What is in this article?:
- Designing a new deli
- Read more on equipping deli stations
Deli stations are some of the most popular options in onsite serveries. Here are steps you can take to make sure yours is equipped properly.
A deli station can provide options for many different types of customers: picky eaters who consider sandwiches a “safe” choice, vegetarians and vegans who are looking for a break from the pasta or salad bar and others who may fancy themselves sandwich creators!
A deli station allows operators to offer a fresh, made-to-order station with a wide variety of ingredients that can be combined in infinite ways. It is also one that can be staffed with workers with minimal culinary skills (i.e. students) and kept open for nearly all day parts, including late night.
Whether it’s a basic set up similar to Subway or a more elaborate one—like a New York-style operation—customers from college students to busy executives gravitate to this concept when other options may not be appealing or when they have a hankering for a made-to-order sandwich.
When it comes to designing and specifying equipment for one, consider these questions:
• How will sandwiches will be prepared and assembled?
• What speed of service/volume production will be needed?
• What percentage of sales will be pre-made versus made-to-order sandwiches and what types of merchandising will be needed to maintain that ratio?
It’s also important to consider where a deli station will be located in a servery. For example, if located next to a bakery station, the breads used in the deli could be baked off there, creating that irresistible aroma of just-baked bread. (Subway and Jimmy John’s have mastered this technique). The deli station could be co-located adjacent to a grill area where hot specialty sandwich ingredients such as roast beef, turkey, etc. could be prepared and readily available. Another advantage of co-locating a deli adjacent to a compatible station is the ability to share labor during off-peak periods.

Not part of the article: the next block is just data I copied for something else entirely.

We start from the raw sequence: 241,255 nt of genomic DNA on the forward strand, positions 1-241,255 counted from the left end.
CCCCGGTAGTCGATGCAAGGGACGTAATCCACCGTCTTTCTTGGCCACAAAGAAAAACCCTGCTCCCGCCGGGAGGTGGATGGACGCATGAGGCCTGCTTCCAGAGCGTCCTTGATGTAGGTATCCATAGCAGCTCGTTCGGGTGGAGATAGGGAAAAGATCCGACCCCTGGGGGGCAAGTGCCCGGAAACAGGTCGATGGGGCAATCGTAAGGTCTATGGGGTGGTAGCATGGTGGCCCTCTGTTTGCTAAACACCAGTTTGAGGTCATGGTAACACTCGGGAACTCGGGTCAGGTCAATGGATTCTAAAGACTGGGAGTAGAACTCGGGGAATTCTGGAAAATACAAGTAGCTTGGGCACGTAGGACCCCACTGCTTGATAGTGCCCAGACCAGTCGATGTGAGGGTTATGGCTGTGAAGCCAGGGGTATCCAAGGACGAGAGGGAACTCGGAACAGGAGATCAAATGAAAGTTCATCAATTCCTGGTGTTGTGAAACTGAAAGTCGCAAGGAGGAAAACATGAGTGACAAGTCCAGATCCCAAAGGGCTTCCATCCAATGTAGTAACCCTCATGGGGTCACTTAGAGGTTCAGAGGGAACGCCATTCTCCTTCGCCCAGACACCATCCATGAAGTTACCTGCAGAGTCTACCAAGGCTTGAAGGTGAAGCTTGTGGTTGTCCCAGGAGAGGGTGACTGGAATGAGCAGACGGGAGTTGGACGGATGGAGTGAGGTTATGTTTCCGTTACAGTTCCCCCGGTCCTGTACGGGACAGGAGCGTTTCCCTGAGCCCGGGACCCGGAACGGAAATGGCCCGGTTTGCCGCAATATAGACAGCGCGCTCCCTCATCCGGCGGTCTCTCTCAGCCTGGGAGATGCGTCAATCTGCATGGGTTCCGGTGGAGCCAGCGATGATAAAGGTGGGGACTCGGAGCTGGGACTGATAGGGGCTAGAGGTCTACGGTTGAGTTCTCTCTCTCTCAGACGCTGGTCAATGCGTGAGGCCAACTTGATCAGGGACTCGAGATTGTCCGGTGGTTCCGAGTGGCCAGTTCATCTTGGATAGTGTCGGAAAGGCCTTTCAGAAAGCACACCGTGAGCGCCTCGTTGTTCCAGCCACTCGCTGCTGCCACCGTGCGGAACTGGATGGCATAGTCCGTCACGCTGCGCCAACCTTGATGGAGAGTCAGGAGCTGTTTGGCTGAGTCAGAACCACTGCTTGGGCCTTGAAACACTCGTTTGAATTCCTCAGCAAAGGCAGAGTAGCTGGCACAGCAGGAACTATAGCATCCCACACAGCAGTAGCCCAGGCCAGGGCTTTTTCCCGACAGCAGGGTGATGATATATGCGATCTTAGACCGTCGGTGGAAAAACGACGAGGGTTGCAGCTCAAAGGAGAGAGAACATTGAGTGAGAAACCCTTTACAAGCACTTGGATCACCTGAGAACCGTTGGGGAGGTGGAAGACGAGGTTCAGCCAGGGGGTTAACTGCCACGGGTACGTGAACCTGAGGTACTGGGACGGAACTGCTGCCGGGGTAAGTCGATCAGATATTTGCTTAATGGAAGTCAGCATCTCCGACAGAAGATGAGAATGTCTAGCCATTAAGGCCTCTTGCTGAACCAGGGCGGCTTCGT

It is crucial to define your deli station concept before selecting and laying out the equipment. If grab-and-go sandwiches will be a main offering, an attractive refrigerated display case should be specified and designed into the station space. It’s also important to build flexibility into any station so that different menu items and/or concepts can be added easily at a later date without significant cost investment.
A sandwich starts with the choice of bread, usually displayed in a case, on bread shelves or on counter top space in nice baskets. Customers generally like to have a variety of familiar and specialty breads to choose from: white and wheat along with rye, sourdough, pumpernickel, pitas and more. Rolls such as subs, bagels, baguettes and ciabatta and focaccia are often offered, with plain and flavored wraps rounding out these selections.
For meats, the typical deli station offers favorites such as ham, turkey, roast beef, pastrami, bologna and other cold cuts along with protein salads such as chicken, tuna, seafood, etc. Some operators prefer to order their deli meats pre-sliced while others like to enhance the perception of freshness by slicing meats on site at the deli station. When that is the goal, some operators also display "take home" hams, roasts and similar items, as you would find in a grocery store.